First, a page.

The levels of girl power in South Bank are high. In fact, they are so high that we decided to sit down with the women that are kicking goals in the Brisbane restaurant industry. Meet Fara Sutjipto, fearless owner of Denim Co.
You’ve been in business on Little Stanley Street for 15 years now. What’s your secret?
Fifteen and a half years! We change, we adapt, we evolve. I started off doing coffee and cake and jeans. It’s important to change before you need to change. Eight years ago, we did our first renovation. It worked and made us busier. We are renovating again now. We didn’t have to, but I want to be on top. I’m not scared to change and make it better.
Did you always plan to own your own business?
Deep down, yes. Maybe because my dad was a businessman. Dad helped with my first investment, a takeaway shop on Ipswich Road. He encouraged me to go for it and give it a try. It progressed from there.
What is the biggest challenge for you as a businesswoman?
I just go with the flow. There’s nothing that can’t be fixed.
What’s the greatest reward in business?
Customers keep coming back. I don’t usually work in the morning so if I don’t recognise a morning customer, the team tells me their name. They’ve collected their own customer base. My supervisors and main staff take ownership.
Describe the Denim Co. team.
When we started Denim, we had one boy with nineteen girls! We have more boys now but in the beginning someone pointed out to me that people hire staff they find similar to themselves. Maybe I affiliate better with girls. We can multitask. Unless the boys can fit in with us, it doesn’t work.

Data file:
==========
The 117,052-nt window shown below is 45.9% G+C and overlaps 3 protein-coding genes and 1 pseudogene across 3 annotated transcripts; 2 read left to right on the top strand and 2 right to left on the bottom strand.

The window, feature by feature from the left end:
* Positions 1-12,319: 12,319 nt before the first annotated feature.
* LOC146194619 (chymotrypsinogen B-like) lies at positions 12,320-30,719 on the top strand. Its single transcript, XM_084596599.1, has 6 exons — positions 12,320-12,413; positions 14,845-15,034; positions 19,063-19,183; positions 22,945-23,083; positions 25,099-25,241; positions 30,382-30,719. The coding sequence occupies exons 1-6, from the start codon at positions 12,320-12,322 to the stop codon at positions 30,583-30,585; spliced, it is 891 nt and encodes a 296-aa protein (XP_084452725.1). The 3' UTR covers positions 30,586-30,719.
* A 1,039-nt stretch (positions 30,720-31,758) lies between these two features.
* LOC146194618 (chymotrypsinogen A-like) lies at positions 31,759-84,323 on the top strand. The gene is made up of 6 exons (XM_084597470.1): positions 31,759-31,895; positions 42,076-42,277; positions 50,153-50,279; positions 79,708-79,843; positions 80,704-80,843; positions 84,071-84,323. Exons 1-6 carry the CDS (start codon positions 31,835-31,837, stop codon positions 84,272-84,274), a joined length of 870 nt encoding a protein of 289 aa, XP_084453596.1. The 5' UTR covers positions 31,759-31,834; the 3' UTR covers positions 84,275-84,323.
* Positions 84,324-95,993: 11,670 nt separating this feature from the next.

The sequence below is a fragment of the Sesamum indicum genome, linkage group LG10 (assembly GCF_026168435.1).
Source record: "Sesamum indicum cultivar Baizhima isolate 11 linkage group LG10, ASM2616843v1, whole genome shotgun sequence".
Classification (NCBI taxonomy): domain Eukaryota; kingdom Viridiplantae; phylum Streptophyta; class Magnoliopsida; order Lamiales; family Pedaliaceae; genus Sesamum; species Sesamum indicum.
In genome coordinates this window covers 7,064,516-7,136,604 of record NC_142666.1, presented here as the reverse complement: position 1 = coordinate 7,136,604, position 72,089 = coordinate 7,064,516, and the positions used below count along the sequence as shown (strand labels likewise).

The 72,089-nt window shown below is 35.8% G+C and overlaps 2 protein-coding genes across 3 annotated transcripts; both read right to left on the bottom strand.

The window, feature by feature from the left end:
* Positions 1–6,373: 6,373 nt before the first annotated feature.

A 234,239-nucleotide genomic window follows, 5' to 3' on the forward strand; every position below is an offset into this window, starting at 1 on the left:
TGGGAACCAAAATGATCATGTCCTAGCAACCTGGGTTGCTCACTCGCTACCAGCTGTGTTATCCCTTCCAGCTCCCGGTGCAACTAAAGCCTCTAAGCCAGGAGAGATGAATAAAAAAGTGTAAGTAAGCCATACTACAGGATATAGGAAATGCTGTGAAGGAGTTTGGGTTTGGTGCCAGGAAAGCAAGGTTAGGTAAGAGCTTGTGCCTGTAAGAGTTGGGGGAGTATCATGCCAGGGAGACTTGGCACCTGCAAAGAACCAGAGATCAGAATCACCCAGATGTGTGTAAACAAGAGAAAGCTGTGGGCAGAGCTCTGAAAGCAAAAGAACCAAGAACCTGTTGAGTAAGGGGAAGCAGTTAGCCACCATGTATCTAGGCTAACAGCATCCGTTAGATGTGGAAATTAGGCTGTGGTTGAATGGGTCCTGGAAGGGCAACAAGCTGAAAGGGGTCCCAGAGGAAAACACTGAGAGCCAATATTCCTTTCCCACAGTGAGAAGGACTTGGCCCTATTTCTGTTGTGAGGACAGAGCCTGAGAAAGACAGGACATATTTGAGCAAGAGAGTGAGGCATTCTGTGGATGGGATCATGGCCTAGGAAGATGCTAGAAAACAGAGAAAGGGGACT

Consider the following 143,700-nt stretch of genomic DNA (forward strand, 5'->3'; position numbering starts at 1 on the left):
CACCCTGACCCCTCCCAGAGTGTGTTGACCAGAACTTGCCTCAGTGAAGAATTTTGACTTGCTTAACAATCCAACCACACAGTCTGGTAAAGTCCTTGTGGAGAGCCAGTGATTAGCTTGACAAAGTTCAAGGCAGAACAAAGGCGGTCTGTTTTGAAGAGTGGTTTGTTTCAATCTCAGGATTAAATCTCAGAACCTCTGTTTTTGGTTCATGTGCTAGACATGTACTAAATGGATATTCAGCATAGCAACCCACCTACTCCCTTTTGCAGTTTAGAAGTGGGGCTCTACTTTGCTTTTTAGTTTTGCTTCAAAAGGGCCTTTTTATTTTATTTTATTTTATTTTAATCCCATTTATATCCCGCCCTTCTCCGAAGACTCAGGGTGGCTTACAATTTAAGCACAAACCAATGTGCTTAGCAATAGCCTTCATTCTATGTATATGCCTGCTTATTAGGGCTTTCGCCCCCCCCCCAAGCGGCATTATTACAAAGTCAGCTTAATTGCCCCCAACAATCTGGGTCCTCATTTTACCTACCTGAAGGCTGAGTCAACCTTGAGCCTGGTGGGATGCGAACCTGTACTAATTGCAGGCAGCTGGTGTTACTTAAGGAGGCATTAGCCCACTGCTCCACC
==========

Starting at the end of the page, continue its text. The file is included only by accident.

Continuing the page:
Do you have a female role model?
My mum. She was willing to take the three kids out of Indonesia, to be separated from my dad who was still working in Jakarta, to raise three kids in Singapore before taking us to Australia. What kind of family life is that? She didn’t speak the language, but she did that for our future.
How do you lead your team at Denim Co.?
When I ask questions, it’s always: “How did we do today? Was it busy? Did it flow well? Were there any complaints?” I don’t look at figures.
How do you maintain work/life balance?
I’ve learnt through the years. I used to have a say in everything and do everything. I’ve made changes and learnt that there needs to be a balance. I delegate so I can take time off. I learned to let go and surround myself with good, loyal people who support me. I’ve got mentors and managers I can cry to. I go to Greece every summer… My partner kind of forces me to take time off!
If you could go back in time and give yourself advice, what would it be?
Don’t take on too much without having good support. At one point, I had three businesses running at once.
What would you like most to change for women worldwide in 2017?
What advice do you have for women wanting to start their own business?
Don’t be scared. I used to be a student and I worked. I enjoyed work more, and was promoted to manager then supervisor. I had to open my own business. It just got to the point where I had to. People would say “You’re so young and there’s so much money involved”. But it’s only money. If it doesn’t work out, I can start again. Never be scared of trying.